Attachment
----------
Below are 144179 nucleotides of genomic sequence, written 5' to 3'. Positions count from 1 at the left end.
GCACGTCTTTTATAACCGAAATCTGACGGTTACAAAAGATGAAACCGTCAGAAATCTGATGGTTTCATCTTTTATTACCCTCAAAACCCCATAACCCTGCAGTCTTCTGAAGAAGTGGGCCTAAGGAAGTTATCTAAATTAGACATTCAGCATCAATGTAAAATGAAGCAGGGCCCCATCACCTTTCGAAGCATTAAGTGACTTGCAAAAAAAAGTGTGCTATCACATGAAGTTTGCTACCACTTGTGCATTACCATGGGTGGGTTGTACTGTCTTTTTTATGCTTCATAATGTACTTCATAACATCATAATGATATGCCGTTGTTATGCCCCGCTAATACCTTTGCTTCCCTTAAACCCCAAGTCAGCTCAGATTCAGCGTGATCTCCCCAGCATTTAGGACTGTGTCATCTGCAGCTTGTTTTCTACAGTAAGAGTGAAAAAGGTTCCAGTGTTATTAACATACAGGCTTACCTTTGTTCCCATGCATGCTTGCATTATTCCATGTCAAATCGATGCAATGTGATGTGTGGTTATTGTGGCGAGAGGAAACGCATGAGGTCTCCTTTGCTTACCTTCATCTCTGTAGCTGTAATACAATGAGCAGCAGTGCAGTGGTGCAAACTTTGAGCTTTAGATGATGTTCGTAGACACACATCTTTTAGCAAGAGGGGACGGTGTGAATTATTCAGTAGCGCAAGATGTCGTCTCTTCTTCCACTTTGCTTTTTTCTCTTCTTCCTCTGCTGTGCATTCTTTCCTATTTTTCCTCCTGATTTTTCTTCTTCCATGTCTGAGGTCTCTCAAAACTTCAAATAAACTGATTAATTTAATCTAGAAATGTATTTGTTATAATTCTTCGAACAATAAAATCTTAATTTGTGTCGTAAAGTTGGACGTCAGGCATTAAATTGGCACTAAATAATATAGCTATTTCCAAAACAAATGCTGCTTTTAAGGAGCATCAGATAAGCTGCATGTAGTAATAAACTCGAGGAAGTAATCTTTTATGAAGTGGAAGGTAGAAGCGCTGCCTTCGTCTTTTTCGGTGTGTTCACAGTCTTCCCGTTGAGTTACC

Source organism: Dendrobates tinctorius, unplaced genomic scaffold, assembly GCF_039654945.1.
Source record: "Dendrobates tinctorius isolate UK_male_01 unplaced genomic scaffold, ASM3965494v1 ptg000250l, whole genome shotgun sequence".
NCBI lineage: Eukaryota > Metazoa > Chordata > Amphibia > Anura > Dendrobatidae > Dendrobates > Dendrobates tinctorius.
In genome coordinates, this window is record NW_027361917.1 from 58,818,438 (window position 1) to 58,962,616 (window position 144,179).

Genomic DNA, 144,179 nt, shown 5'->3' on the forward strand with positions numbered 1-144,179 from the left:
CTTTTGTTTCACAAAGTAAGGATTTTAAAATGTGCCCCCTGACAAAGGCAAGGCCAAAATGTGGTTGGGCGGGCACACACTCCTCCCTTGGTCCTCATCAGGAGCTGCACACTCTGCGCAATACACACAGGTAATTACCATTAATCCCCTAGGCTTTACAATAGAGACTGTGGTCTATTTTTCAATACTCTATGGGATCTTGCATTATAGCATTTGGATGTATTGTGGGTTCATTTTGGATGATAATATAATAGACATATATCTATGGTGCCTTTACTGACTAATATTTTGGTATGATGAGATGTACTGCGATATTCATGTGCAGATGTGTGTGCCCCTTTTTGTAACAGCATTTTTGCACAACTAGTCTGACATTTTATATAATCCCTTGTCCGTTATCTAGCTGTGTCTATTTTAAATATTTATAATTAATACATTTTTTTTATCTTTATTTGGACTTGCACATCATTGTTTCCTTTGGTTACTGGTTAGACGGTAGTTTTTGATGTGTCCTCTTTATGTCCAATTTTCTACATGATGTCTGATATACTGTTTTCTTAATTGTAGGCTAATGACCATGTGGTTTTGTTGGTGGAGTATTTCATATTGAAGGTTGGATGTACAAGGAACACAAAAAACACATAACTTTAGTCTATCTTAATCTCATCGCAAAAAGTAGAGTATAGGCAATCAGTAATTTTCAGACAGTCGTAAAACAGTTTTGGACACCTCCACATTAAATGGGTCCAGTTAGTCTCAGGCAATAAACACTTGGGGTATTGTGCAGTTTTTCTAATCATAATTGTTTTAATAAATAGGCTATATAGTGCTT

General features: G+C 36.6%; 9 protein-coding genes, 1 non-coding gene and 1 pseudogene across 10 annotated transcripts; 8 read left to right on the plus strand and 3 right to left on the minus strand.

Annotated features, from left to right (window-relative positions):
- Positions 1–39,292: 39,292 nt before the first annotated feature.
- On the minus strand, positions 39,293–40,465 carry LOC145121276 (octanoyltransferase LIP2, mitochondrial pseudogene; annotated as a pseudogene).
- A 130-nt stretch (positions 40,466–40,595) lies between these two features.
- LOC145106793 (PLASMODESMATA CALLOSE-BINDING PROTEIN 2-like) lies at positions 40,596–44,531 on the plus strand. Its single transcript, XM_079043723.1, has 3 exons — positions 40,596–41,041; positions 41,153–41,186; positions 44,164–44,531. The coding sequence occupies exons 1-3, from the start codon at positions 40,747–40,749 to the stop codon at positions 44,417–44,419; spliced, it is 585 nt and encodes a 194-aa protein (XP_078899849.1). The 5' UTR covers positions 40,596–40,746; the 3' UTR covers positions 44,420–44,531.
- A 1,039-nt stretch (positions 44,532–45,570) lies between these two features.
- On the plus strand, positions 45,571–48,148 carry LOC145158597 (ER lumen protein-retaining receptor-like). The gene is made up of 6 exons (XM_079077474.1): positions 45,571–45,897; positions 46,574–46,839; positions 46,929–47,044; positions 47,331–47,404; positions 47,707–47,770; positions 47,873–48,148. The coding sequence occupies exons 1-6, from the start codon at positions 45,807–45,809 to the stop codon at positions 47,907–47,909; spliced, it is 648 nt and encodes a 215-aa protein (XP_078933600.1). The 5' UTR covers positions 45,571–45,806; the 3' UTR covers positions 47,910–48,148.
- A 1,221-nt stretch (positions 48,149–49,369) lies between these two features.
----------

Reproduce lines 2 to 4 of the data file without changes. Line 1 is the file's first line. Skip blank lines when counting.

GCACGTCTTTTATAACCGAAATCTGACGGTTACAAAAGATGAAACCGTCAGAAATCTGATGGTTTCATCTTTTATTACCCTCAAAACCCCATAACCCTGCAGTCTTCTGAAGAAGTGGGCCTAAGGAAGTTATCTAAATTAGACATTCAGCATCAATGTAAAATGAAGCAGGGCCCCATCACCTTTCGAAGCATTAAGTGACTTGCAAAAAAAAGTGTGCTATCACATGAAGTTTGCTACCACTTGTGCATTACCATGGGTGGGTTGTACTGTCTTTTTTATGCTTCATAATGTACTTCATAACATCATAATGATATGCCGTTGTTATGCCCCGCTAATACCTTTGCTTCCCTTAAACCCCAAGTCAGCTCAGATTCAGCGTGATCTCCCCAGCATTTAGGACTGTGTCATCTGCAGCTTGTTTTCTACAGTAAGAGTGAAAAAGGTTCCAGTGTTATTAACATACAGGCTTACCTTTGTTCCCATGCATGCTTGCATTATTCCATGTCAAATCGATGCAATGTGATGTGTGGTTATTGTGGCGAGAGGAAACGCATGAGGTCTCCTTTGCTTACCTTCATCTCTGTAGCTGTAATACAATGAGCAGCAGTGCAGTGGTGCAAACTTTGAGCTTTAGATGATGTTCGTAGACACACATCTTTTAGCAAGAGGGGACGGTGTGAATTATTCAGTAGCGCAAGATGTCGTCTCTTCTTCCACTTTGCTTTTTTCTCTTCTTCCTCTGCTGTGCATTCTTTCCTATTTTTCCTCCTGATTTTTCTTCTTCCATGTCTGAGGTCTCTCAAAACTTCAAATAAACTGATTAATTTAATCTAGAAATGTATTTGTTATAATTCTTCGAACAATAAAATCTTAATTTGTGTCGTAAAGTTGGACGTCAGGCATTAAATTGGCACTAAATAATATAGCTATTTCCAAAACAAATGCTGCTTTTAAGGAGCATCAGATAAGCTGCATGTAGTAATAAACTCGAGGAAGTAATCTTTTATGAAGTGGAAGGTAGAAGCGCTGCCTTCGTCTTTTTCGGTGTGTTCACAGTCTTCCCGTTGAGTTACC

Source organism: Dendrobates tinctorius, unplaced genomic scaffold, assembly GCF_039654945.1.
Source record: "Dendrobates tinctorius isolate UK_male_01 unplaced genomic scaffold, ASM3965494v1 ptg000250l, whole genome shotgun sequence".